• Senators Charles Grassley and Carl Levin introduced on January 29, 2009, S.344 - The Hedge Fund Transparency Act, which was referred to the Senate Committee on Banking, Housing and Urban Affairs. S.344 would eliminate current Sections 3(c)(1) and 3(c)(7) of the Investment Company Act, resulting in private funds being deemed to be "investment companies" under the Investment Company Act, and replacing those sections with new Section 6 exemptions from registration. S.344 would require registration of any private fund manager, because such manager would be advising an "investment company." S.344 further proposes to require that private funds with $50 million or more in assets register with, file an information form with, maintain books and records as required by, and cooperate with any request for information or examination by, the SEC.
• Representatives Michael Capuano and Michael Castle introduced on January 27, 2009, H.R. 711 - Hedge Fund Adviser Registration Act of 2009, which was referred to the House Committee on Financial Services. H.R. 711 would eliminate subsection "(b)(3)" from Section 203 of the Advisers Act, thus eliminating any exemption from registration under the Advisers Act based on client count.
• Senator Jack Reed introduced on June 16, 2009, S.1276 - Private Fund Transparency Act of 2009, which was referred to the Senate Committee on Banking, Housing and Urban Affairs. S.1276 would limit the scope of the Section 203 exemption from registration under the Advisers Act to foreign private advisers (defined in a similar manner to the Proposed Rule), requiring private fund managers to register, and would authorize the SEC to require from private fund managers reports and records as are deemed necessary for the supervision of systemic risk by any federal department or agency.
The SEC has also endorsed legislation requiring registration of private fund managers. In testimony on July 15, 2009 before the Subcommittee on Securities, Insurance and Investment of the Senate Committee on Banking, Housing and Urban Affairs, Andrew Donohoe, director of the Division of Investment Management of the SEC, discussed regulatory approaches to private funds including (i) requiring registration of private fund managers by eliminating the exception in Section 203(b)(3) of the Advisers Act; (ii) requiring some form of registration of private funds under the Investment Company Act or imposing regulatory requirements on unregistered private funds; and (iii) providing the SEC with rule-making authority to condition the use by private funds of Sections 3(c)(1) and 3(c)(7) under the Investment Company Act. Director Donohoe further stated that direct regulation of private funds would enable the SEC to impose investment restrictions or diversification requirements, to regulate the structure of private funds (e.g., requiring an independent board of directors) and to regulate investment terms including investor redemption rights, as appropriate, to protect investors.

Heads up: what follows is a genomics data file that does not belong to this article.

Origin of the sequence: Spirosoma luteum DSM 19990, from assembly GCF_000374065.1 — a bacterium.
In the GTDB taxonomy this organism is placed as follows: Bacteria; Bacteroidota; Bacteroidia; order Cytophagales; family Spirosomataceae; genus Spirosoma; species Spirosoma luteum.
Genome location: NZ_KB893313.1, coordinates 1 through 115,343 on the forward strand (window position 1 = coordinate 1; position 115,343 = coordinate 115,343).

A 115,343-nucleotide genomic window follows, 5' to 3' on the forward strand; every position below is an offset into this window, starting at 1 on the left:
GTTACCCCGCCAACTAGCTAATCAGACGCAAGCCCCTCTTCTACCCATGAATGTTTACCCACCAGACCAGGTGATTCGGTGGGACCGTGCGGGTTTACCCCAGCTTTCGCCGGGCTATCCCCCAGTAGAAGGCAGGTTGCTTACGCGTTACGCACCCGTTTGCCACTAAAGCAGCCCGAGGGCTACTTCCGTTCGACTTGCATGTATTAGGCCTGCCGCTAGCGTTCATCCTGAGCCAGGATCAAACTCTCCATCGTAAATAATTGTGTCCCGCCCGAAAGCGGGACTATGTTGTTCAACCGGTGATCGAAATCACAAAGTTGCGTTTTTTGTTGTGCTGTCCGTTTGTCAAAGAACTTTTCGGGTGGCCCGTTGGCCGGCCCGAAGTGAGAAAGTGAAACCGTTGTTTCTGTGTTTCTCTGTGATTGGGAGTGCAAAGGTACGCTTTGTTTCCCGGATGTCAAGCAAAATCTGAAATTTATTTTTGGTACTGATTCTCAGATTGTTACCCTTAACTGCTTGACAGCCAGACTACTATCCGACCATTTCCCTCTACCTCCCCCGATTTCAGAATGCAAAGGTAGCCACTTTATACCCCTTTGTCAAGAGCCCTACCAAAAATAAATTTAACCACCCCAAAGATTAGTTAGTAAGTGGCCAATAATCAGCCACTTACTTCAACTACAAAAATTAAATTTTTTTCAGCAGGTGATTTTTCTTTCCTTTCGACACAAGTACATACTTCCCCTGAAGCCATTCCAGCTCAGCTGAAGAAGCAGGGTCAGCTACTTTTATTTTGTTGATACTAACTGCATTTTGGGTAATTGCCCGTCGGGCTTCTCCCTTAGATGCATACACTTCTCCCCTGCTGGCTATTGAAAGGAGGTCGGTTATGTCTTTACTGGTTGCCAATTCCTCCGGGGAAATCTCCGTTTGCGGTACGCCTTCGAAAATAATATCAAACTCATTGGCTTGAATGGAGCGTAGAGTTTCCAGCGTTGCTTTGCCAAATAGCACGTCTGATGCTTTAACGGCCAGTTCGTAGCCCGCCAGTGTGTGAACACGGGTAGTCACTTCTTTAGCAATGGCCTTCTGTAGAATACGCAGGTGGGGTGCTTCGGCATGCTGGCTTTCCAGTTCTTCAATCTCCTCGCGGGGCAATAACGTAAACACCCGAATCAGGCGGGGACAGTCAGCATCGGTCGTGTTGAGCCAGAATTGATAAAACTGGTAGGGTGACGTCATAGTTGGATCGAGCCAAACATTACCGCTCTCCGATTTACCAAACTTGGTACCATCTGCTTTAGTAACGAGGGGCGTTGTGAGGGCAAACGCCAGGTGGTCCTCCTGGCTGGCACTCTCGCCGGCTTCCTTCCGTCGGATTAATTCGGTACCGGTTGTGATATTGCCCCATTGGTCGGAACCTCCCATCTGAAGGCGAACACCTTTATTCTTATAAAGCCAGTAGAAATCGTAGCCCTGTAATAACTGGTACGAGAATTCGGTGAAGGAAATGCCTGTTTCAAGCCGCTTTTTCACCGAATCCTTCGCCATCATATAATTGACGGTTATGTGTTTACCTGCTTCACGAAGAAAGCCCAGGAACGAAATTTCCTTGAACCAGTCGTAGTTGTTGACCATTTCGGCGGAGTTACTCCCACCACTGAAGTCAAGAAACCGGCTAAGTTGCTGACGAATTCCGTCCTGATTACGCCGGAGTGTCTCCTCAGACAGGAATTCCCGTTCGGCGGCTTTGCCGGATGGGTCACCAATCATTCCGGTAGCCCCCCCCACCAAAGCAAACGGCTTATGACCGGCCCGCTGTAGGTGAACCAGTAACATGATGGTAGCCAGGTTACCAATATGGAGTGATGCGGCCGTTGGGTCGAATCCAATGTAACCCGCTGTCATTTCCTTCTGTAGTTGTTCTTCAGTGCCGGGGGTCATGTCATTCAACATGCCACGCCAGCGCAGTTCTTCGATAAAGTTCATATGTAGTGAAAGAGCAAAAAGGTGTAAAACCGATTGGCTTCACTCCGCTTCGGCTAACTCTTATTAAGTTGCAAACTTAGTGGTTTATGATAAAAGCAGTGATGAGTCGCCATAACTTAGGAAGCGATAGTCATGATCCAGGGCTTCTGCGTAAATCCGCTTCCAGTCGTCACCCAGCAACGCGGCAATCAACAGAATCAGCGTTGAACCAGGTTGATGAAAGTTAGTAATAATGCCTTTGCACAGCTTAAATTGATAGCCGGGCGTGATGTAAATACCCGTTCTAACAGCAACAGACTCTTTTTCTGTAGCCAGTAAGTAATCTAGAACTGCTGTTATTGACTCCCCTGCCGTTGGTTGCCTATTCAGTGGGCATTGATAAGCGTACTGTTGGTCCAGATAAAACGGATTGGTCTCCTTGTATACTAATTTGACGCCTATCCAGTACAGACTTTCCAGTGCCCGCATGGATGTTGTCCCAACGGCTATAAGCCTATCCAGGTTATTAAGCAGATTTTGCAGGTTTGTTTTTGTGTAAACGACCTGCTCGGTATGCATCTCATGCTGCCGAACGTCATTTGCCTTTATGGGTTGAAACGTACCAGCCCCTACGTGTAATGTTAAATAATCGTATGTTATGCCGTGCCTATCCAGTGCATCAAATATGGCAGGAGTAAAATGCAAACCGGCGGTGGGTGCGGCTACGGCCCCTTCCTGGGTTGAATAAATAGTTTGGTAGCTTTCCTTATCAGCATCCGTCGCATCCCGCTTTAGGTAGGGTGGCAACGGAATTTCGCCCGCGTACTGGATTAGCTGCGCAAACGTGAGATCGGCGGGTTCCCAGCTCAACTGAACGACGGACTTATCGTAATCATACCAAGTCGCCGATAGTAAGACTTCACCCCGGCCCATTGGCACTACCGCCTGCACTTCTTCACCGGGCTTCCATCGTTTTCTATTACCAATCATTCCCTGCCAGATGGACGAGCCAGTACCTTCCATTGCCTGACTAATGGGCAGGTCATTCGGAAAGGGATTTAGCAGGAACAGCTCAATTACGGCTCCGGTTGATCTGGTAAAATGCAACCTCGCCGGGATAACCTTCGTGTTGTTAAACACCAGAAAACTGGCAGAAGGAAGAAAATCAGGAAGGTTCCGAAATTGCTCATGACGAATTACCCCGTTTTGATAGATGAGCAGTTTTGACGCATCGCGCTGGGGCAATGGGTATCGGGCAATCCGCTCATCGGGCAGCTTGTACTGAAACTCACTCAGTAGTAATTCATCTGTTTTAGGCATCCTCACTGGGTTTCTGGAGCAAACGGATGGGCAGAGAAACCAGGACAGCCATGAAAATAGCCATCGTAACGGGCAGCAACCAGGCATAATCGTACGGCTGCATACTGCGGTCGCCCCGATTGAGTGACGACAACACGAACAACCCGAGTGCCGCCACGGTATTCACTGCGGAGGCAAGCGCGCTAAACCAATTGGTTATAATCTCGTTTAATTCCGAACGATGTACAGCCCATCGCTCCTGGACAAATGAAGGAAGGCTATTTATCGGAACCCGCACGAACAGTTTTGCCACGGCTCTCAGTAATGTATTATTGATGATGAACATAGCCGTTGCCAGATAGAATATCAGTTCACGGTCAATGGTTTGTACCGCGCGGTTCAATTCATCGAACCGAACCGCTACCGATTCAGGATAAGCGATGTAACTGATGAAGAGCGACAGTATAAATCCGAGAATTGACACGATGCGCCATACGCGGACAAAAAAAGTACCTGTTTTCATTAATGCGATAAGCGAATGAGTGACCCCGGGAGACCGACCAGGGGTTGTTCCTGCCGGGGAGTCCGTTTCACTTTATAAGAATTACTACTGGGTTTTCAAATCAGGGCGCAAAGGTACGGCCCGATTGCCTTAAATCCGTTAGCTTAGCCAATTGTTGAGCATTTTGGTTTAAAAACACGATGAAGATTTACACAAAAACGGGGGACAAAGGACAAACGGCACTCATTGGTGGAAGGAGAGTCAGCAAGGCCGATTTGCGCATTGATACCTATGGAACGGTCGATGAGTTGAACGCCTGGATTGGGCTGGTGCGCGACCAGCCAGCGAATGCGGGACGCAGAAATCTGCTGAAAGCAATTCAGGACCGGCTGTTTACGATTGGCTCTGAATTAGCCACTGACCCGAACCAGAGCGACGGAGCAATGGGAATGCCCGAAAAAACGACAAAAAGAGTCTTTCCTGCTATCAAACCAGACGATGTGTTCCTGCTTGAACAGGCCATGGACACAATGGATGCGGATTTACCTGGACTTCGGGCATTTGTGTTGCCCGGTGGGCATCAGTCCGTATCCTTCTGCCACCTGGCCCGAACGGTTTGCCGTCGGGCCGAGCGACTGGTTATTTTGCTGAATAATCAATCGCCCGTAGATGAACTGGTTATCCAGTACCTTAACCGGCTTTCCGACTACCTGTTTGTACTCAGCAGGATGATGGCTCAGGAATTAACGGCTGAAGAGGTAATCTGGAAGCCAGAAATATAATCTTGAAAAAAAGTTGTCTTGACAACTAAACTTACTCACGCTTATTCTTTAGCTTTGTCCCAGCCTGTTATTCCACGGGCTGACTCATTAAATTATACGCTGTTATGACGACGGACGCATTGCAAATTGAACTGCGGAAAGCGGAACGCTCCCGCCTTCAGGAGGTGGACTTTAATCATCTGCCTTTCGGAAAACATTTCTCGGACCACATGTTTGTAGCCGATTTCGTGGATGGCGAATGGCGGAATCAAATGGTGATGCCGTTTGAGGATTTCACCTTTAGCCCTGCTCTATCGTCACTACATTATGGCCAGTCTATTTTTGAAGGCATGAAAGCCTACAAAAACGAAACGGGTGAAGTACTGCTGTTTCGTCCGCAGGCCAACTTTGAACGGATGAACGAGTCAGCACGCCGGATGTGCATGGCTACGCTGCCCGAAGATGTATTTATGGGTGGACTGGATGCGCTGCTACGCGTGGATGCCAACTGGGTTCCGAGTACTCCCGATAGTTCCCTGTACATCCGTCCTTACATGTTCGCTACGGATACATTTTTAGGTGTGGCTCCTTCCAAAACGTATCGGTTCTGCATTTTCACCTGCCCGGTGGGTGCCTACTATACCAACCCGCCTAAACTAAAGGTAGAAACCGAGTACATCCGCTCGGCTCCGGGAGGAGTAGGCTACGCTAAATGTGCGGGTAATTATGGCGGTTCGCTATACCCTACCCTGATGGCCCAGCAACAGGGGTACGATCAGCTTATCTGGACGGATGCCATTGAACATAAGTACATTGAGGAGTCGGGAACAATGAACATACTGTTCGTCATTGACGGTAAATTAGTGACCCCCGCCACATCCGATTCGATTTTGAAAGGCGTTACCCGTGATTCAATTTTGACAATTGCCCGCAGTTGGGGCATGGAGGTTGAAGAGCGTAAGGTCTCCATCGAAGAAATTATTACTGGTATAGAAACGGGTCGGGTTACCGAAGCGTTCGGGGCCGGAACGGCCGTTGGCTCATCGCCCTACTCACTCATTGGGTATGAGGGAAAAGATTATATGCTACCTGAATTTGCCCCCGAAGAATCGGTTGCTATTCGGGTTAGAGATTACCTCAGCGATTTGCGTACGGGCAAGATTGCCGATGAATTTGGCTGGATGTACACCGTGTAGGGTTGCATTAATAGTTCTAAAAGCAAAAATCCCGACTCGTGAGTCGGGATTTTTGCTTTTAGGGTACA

While it is not clear what any final legislation will look like or when legislation may be enacted, it appears likely that registration of all private fund managers will be required. Once registered, private fund managers will be subject to the disclosure requirements of the Form ADV, required to appoint a chief compliance officer, required to have in effect and maintain comprehensive written compliance procedures, including a code of ethics and procedures for addressing conflicts of interest, and subject to SEC routine examinations. It is also possible that additional disclosure may be required by private funds. We will keep you apprised of further developments in this area.
Richard Ellenbogen is a Corporate Consultant in the New York office. He engages in a general corporate practice with particular emphasis on investment adviser and investment company laws and regulations and the organization, operations and regulatory compliance of investment advisers, private equity and hedge fund managers and broker-dealers.